CULT FILM & TELEVISION • BOOKS & MUSIC • THE PARANORMAL OP-ED ON OUTRÉ POP CULTURE
|Home | Schlockarama | Doctor WHO | Creature Feature | Paranormal | Multimedia | Email Us | Archives|
POSTED BY JASON FETTERS, September 23, 2012 Share
Ringu is based on a novel by Koji Suzuki who was inspired by Poltergeist (1982) and a woman called Sadako Takahashi who was rumored to be able to see into the future. Suzuki is the Stephen King of Japan, who has written several bestsellers.
Following the conversation about the strange videotape, one of the girls, Tomoko dies in a mysterious way, her friend, (the other girl from the beginning of Ringu,) goes insane.
These events cause Reiko Asakawa, a local reporter, to investigate what is going on. Just like in many good horror movies, it is ok to be curious but never to venture too far. Tomoko is her niece and this draws Reiko into the story. She travels to Izu to rent out the same cabin that Tomoko and her friends used to watch the tape. Then she also watches the tape filled with strange surrealistic images that seem to come from another world. Soon after watching it she gets a phone call. Now she only has 1-week left to live.
To me Ringu is more of a good mystery story with horror elements rather than just being a straight horror movie. You want to know what happens to Reiko and you want to see if she can survive after you see several people die. There has to be some way to beat it.
Younger movie lovers may be thinking that since Ringu is based on a videotape and that is an outdated technology how can the movie still work in the modern era? Simple when you consider projected thermography, which means to project thoughts onto images such as photographs and onto surfaces that can include videotapes, DVDs, Blu-Rays or online streaming. It doesn’t really matter what media you are watching to view the image because along with the projected thoughts comes a curse and that is what kills people off.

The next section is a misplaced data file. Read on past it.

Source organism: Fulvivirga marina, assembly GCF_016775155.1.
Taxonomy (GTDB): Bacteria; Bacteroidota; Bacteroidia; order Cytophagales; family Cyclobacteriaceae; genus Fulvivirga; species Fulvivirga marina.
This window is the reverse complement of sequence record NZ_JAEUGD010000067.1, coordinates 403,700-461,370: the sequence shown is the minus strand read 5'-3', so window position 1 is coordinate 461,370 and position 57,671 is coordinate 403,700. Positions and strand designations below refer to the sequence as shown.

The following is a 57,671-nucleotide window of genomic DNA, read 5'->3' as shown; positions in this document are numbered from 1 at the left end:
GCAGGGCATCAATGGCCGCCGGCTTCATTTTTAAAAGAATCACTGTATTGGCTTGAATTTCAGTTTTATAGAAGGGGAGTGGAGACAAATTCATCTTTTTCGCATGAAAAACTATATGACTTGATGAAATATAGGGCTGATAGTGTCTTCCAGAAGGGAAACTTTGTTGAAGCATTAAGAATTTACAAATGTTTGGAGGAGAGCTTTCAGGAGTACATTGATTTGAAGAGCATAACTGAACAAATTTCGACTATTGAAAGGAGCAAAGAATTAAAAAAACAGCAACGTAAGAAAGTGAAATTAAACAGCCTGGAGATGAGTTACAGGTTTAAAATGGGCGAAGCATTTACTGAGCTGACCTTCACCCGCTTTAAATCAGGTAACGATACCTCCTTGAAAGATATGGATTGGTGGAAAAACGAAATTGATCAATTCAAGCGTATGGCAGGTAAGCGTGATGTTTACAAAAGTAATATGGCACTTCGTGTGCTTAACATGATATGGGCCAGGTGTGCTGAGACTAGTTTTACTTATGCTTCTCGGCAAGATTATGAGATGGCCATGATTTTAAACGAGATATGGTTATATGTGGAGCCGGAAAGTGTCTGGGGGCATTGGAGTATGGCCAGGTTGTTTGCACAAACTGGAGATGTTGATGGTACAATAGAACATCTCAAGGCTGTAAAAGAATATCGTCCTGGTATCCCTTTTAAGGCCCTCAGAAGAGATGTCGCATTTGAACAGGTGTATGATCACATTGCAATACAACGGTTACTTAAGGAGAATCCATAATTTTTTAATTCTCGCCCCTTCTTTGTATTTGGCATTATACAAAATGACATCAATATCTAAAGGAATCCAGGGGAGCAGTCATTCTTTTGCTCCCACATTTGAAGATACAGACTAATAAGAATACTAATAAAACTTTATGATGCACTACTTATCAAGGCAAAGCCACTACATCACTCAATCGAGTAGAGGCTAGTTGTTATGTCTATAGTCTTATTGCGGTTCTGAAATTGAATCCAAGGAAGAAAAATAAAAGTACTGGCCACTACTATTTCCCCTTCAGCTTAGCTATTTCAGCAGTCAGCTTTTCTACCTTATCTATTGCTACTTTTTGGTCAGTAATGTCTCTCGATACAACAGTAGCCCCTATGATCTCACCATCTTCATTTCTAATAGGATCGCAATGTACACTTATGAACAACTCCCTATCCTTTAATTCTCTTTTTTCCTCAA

Ringu is a great movie starring the always sexy and slim, Nanako Matsushima, who plays Reiko, working hard as a reporter trying to unravel the facts to save her life. There are some great dramatic moments between Reiko and her ex-husband Ryuji Takayama that just adds another layer of tension. When their son, Yoichi, also watches the tape, then you become concerned for three people who are all fated to die unless anyone can figure out some way to stop it.
Ringu is a fun movie to watch but not a fun movie to be in if you watched the cursed tape and your time is up. If you are just getting started in J-horror, this is a perfect place to start. RIngu went on to spawn several sequels and became the highest grossest horror movie in Japan. So spend some time in supernatural Japan and pick your poison on which media you plan to watch it on…carefully. There is an American remake and sequel and I would avoid both like the Bubonic plague and just stick to the Japanese version.
5 out of 5 Stars
"The Asian Aperture" is ©2012 by Jason Fetters. All contents of Crazed Fanboy are ©2012 by Nolan B. Canova and Terence Nuzum.
Columns Currently on Crazed Fanboy:|
Stomping the Phantom Brake Pedal
Little Big Solider (2010)
Nintendo's Top Dog
Death Row Girls (2004)
Spring Bears Love
Chuyện Tình Xa Xứ (Passport to Love)
The World Sinks Except Japan
Flashes of Fear Is Only The Beginning...
The Incredibly Strange Film Show: Jackie Chan
The Eternal Evil of Asia
Jiro Dreams of Sushi
Dominion: Tank Police
Hellraiser, Porn Star Noise and TV Preview
The Original Anime Fanboy